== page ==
Followers of the climate conversation will remember David Titley as one of the panel convened by Senator Ted Cruz, the one where Judith Curry got slimed by Senator Whitehouse and Mark Steyn jumped to her defense.
Titley was the consensus star of the show, with a low-key presentation style and an easy familiarity with the Senate environment.
He’s back, this time pushing the somewhat tired Xtreme Weather meme. From my former home’s online newspaper, the Shanghai Daily, comes this report: “Extreme Weather Events Show Signal Of Climate Change: Report.”
“David W. Titley, who chaired the Committee of Extreme Weather Events and Climate Change Attribution, noted in the report’s preface that “the consequences of this change to the climate are seemingly everywhere: average temperatures are rising, precipitation patterns are changing, ice sheets are melting and sea levels are rising.”
He failed to note that average temperatures have been rising since 1880, sea levels have been rising even longer than that, that ice sheets do melt–but then refreeze and precipitation patterns have been changing as long as there has been precipitation.
“Since 2012, the number of research groups issuing studies on the attribution of extreme weather events has exploded, shedding new light on the external “forcing” mechanisms of events and how they are similar or different from other events. “The clearest tie between climate change and weather is in heat-related events,” said (researcher for the report) Mote, who wrote the sections on heat and drought in the report.
“Droughts are getting worse and some aspect of every major heat-related event is stronger today because of climate change. In fact, most types of extreme events are getting stronger or more frequent, except those related to cold events, which are weaker or less frequent.”
This is just not true. Global drought has decreased since 1901.
David Titley is mentioned frequently in the news. A retired U.S. Navy Admiral, he commands respect because of his service and has the weight of the Pentagon behind his pronouncements. The Pentagon believes climate change will affect the defense capabilities of the U.S.A. Which is a weighty statement until you recall they also believed Iraq possessed chemical and biological weapons.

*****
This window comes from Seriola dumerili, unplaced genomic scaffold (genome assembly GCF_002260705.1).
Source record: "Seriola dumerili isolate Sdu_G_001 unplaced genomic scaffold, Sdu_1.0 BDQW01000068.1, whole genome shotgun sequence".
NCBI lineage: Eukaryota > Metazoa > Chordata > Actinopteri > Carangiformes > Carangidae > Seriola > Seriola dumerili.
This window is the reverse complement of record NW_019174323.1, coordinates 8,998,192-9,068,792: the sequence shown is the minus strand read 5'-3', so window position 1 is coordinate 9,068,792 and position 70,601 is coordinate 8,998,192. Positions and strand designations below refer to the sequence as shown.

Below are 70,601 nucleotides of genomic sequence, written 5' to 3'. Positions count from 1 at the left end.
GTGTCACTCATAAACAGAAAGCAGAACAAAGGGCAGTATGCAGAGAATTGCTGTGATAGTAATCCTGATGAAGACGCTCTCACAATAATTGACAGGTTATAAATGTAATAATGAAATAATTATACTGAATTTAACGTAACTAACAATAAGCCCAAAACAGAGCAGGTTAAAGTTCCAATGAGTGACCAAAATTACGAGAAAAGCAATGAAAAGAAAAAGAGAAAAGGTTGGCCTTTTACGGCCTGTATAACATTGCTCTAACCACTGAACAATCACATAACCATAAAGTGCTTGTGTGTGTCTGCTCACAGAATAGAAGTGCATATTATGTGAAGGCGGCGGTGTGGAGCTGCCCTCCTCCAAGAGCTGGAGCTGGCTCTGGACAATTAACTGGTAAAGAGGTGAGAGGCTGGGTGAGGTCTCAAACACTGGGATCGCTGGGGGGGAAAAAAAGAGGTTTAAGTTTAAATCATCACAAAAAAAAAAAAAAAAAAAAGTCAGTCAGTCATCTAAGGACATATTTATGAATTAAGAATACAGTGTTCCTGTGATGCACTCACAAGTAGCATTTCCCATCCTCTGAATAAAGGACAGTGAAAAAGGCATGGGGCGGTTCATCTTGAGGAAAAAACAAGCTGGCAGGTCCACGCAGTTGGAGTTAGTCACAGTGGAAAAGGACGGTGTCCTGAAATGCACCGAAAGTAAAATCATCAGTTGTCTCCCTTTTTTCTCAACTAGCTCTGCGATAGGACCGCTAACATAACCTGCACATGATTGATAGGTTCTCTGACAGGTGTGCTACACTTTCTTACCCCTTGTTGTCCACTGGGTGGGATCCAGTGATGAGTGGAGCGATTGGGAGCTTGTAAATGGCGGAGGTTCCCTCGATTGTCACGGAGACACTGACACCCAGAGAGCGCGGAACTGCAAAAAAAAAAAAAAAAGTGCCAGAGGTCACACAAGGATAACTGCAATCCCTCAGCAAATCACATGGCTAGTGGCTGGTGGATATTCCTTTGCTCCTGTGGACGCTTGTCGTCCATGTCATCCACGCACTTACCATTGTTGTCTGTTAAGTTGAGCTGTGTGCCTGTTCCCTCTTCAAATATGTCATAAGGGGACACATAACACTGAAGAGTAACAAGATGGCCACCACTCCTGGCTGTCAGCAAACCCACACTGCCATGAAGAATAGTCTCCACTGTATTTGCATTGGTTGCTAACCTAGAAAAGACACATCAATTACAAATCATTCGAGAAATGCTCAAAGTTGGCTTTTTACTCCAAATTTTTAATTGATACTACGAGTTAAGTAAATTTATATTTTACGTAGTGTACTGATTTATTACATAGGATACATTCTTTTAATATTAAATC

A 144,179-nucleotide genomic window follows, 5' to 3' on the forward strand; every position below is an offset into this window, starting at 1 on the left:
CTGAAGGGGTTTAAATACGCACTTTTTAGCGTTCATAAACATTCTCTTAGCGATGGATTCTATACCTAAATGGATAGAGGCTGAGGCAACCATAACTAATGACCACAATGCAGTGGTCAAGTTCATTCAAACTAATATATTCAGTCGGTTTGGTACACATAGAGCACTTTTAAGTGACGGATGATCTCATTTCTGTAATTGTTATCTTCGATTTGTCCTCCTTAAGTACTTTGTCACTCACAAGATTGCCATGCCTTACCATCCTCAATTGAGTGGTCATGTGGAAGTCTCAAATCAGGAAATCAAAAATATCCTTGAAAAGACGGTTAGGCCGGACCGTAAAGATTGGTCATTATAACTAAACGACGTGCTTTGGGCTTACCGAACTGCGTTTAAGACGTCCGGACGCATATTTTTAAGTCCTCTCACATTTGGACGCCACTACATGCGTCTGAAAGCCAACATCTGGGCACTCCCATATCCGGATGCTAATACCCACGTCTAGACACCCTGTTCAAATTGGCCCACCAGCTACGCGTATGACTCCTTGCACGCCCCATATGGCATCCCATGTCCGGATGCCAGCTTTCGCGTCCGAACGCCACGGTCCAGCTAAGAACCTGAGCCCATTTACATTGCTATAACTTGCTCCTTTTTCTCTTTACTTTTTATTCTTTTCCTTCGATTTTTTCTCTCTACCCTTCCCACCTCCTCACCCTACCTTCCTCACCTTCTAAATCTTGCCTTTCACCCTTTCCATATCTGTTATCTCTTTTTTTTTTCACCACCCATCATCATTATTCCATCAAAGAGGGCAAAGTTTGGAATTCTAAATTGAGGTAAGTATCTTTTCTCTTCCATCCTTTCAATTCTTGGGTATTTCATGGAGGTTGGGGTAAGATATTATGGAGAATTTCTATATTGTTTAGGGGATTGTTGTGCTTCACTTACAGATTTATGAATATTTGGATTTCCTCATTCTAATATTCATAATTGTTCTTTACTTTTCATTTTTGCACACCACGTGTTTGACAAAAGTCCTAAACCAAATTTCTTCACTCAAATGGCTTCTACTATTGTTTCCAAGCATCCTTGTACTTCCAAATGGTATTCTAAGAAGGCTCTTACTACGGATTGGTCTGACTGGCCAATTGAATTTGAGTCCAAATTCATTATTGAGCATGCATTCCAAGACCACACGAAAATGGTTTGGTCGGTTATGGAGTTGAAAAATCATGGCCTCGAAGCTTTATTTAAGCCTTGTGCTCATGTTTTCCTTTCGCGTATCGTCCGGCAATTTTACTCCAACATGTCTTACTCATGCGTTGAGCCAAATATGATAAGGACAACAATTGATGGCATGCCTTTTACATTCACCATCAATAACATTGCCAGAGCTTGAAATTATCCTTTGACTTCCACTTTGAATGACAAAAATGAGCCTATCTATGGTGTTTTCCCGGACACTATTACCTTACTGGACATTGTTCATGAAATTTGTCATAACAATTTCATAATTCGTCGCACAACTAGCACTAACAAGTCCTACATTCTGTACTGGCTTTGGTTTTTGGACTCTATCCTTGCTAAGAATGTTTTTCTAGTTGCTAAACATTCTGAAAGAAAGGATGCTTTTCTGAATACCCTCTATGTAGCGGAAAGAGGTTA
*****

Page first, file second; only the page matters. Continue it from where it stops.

Titley was interviewed in Slate, which began its article saying, “On our current path, climate change could pose an irreversible, existential risk to civilization as we know it—but we can still fix it if we decide to work together.”
That’s what is known as irresponsible alarmism. The IPCC does not think climate change could pose an irreversible, existential risk to civilization as we know it. Most mainstream scientists who have commented on the issue seem to classify it as a problem that will trouble, not doom us.
But Titley didn’t say that. What he said was much more common-sensical. He said, “Where are the free-market, conservative ideas? The science is settled. Instead, we should have a legitimate policy debate between the center-right and the center-left on what to do about climate change. If you’re a conservative—half of America—why would you take yourself out of the debate? C’mon, don’t be stupid. Conservative people want to conserve things. Preserving the climate should be high on that list.” (Well, he should perhaps rethink that ‘science is settled’ bit…)
And later in the article, “Most people out there are just trying to keep their job and provide for their family. If climate change is now a once-in-a-mortgage problem, and if food prices start to spike, people will pay attention. Factoring in sea-level rise, storms like Hurricane Katrina and Sandy could become not once-in-100-year events, but once-in-a-mortgage events. I lost my house in Waveland, Miss., during Katrina. I’ve experienced what that’s like.”
And finally, “People working on climate change should prepare for catastrophic success. I mean, look at how quickly the gay rights conversation changed in this country. Ten years ago, it was at best a fringe thing. Nowadays, it’s much, much more accepted. Is that possible with climate change? I don’t know, but 10 years ago, if you brought up the possibility we’d have gay marriages in dozens of states in 2014, a friend might have said “Are you on drugs?” When we get focused, we can do amazing things. Unfortunately, it’s usually at the last minute, usually under duress.”
I like what he said in Slate. I don’t like what he said in the Shanghai Daily. I don’t expect perfect congruence or even high levels of consistency from the people I read and respect. But I can’t reconcile the two. And I’d like to and not just because we were both in the same branch of the service.
I’d like to find an intelligent, moderate voice on the consensus side–there are damn few of them. Not that intelligent moderate people with consensus views don’t exist–they don’t have a voice. They are crowded off the stage by activists with an agenda that can most charitably be described as hysterical.